You also get access to a mechanic that slows down time so you can kill your enemies with ease. Think "dead eye" from Red Dead Redemption. It works like that. This is activated by building a meter and pushing a single button.  You also get more points for kills earned this way. There is also a luck meter to build up which, when full, can allow you to dodge a single bullet if it would have killed you. It's a pretty neat Matrix-like moment and it never gets old.

The game supports a full skill tree system. You earn skill points by leveling up with earned experience from killing your foes. There are three trees that focus on different play styles. I found myself not sticking to one tree but instead, bouncing from around each tree. There are some seriously great skills here that help you out immensely throughout the campaign.

Gunslinger also touts a duel mode. At the end of most levels you will encounter what is essentially a boss fight. You then engage the person in a duel. This was easily my least favorite part of the game but also my favorite. The mechanics of mastering the duel are hard. You control your accuracy and speed by slightly managing both analog sticks. You must keep one cursor focused on a (often) moving target to increase your accuracy and you control your shooting hand by moving to and away from your holster. This increases your speed. Balancing these two can be a daunting task and can be downright infuriating at times. However, I liked that this required a great deal of skill. Some serious time went into crafting the duel system and even though I died many times, the rush of excitement I got when I won a duel never got old. It made me feel like a young kid again with my cap-gun pretending to be a bad-ass cowboy.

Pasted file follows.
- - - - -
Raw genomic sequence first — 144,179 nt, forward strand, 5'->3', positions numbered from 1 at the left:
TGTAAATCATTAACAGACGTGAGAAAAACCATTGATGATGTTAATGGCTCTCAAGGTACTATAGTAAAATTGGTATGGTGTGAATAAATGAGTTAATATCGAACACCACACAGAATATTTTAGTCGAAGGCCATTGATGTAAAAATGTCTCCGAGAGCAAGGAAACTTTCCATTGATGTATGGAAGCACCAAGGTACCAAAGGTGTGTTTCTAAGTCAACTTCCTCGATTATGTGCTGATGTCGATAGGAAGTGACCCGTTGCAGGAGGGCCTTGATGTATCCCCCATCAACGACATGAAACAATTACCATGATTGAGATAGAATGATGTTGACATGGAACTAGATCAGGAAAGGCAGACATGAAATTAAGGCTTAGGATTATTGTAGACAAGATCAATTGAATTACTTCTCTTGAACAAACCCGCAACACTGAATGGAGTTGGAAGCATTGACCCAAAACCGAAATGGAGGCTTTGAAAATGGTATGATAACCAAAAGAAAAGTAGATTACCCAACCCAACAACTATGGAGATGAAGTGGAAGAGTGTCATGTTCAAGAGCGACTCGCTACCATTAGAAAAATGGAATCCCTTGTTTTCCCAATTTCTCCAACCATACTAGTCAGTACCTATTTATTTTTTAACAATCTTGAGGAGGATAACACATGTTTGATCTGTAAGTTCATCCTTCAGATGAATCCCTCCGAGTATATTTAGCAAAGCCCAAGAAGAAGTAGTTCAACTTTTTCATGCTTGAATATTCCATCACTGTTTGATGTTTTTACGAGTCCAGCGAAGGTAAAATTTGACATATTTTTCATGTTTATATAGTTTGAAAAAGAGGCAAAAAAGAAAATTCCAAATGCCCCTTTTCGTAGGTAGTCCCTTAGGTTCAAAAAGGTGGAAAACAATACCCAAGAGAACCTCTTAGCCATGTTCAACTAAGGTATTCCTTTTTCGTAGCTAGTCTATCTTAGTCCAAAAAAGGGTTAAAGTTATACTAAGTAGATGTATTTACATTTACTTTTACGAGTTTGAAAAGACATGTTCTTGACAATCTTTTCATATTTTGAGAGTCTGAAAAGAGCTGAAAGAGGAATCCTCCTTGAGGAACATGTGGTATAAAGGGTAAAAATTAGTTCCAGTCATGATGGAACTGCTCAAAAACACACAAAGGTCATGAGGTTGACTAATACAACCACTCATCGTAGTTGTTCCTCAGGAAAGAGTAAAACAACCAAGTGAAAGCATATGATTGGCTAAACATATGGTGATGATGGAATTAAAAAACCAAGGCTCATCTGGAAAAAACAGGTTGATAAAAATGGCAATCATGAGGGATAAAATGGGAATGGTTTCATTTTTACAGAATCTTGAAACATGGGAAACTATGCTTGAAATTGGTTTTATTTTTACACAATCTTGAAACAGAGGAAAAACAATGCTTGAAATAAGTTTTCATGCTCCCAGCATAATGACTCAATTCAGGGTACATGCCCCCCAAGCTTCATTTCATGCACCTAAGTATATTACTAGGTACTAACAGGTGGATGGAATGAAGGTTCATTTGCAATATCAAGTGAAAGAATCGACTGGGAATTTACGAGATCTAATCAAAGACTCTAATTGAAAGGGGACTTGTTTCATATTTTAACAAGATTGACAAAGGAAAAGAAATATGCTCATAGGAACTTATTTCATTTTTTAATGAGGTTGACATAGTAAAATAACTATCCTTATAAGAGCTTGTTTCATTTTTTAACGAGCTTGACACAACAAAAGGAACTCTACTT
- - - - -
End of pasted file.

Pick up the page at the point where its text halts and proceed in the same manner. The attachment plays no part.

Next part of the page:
The presentation is surprisingly stellar. The game supports a cross between cel-shaded and a realistic look and, at times, can  look really astonishing. I did have a few moments for frame-rate drops when the firefights got too intense but nothing game-breaking. The cutscenes are done in a comic-strip style. It's both colorful and generally eye pleasing. The sound design is good. Silas's voice actor stands out among some passable performances by the other characters as his one liners usually hit and will give you a good laugh or two. The guns and the sounds of bullets zipping by your head are spot on and will make you feel like you're right there in the middle of a real old west shootout.

Call of Juarez: Gunslinger not only surprised me by just how good it is, but also surprised me by offering quite a bit of content for $15. The story will take upwards of 5 hours to complete and there are plenty of collectibles and skills to unlock for Greaves to make you go back through on the New Game + setting, There is also an Arcade mode that puts your skills to the test and sees how big of a score you can rack up on any one of the campaign levels. There is also a Duel mode that allows you to test and perfect your dueling. In all, this game can easily take 20+ hours (based on skill) to do and see everything it has to offer. That is great for a game with such a low asking price.

- Duel Mode May Be Too Hard For Some
- Levels are Very Linear


+ Great Art Style
+ Nice Twist at the End of the Story
+ Smooth and Satisfying Gameplay
+ Great Use of Collectibles
+ Good Leveling System
+ A Damn Fun Game


Call of Juarez: Gunslinger reminds us that games are supposed to be fun. The shooting mechanics here are second to none and while the story isn't a homerun, it does a few interesting things to keep you entertained. There is a ton to love about this game and it's all for a meager $15.

**Call of Juarez: Gunslinger was reviewed using the Xbox 360 version bought by the reviewer. **